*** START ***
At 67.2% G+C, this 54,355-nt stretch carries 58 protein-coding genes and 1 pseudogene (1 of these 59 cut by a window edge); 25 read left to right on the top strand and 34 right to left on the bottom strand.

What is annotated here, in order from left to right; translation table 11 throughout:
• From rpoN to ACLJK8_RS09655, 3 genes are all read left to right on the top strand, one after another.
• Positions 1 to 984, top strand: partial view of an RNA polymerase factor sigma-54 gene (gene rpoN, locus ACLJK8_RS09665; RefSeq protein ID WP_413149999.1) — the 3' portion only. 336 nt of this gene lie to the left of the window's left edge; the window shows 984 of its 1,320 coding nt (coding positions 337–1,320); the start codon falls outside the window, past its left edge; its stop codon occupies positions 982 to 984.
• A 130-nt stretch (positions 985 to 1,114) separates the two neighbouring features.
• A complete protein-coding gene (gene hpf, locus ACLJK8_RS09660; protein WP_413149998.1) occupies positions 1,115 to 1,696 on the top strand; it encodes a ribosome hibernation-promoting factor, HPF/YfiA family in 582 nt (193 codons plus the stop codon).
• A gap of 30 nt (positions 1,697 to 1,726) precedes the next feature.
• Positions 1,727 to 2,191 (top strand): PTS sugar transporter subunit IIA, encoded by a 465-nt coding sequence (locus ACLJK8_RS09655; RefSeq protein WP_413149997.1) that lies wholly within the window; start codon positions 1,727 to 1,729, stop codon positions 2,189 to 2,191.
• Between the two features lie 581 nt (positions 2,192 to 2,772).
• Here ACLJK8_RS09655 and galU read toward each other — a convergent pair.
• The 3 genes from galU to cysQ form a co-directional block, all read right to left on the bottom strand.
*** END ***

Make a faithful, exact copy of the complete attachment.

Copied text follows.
At 67.2% G+C, this 54,355-nt stretch carries 58 protein-coding genes and 1 pseudogene (1 of these 59 cut by a window edge); 25 read left to right on the top strand and 34 right to left on the bottom strand.

What is annotated here, in order from left to right; translation table 11 throughout:
• From rpoN to ACLJK8_RS09655, 3 genes are all read left to right on the top strand, one after another.
• Positions 1 to 984, top strand: partial view of an RNA polymerase factor sigma-54 gene (gene rpoN, locus ACLJK8_RS09665; RefSeq protein ID WP_413149999.1) — the 3' portion only. 336 nt of this gene lie to the left of the window's left edge; the window shows 984 of its 1,320 coding nt (coding positions 337–1,320); the start codon falls outside the window, past its left edge; its stop codon occupies positions 982 to 984.
• A 130-nt stretch (positions 985 to 1,114) separates the two neighbouring features.
• A complete protein-coding gene (gene hpf, locus ACLJK8_RS09660; protein WP_413149998.1) occupies positions 1,115 to 1,696 on the top strand; it encodes a ribosome hibernation-promoting factor, HPF/YfiA family in 582 nt (193 codons plus the stop codon).
• A gap of 30 nt (positions 1,697 to 1,726) precedes the next feature.
• Positions 1,727 to 2,191 (top strand): PTS sugar transporter subunit IIA, encoded by a 465-nt coding sequence (locus ACLJK8_RS09655; RefSeq protein WP_413149997.1) that lies wholly within the window; start codon positions 1,727 to 1,729, stop codon positions 2,189 to 2,191.
• Between the two features lie 581 nt (positions 2,192 to 2,772).
• Here ACLJK8_RS09655 and galU read toward each other — a convergent pair.
• The 3 genes from galU to cysQ form a co-directional block, all read right to left on the bottom strand.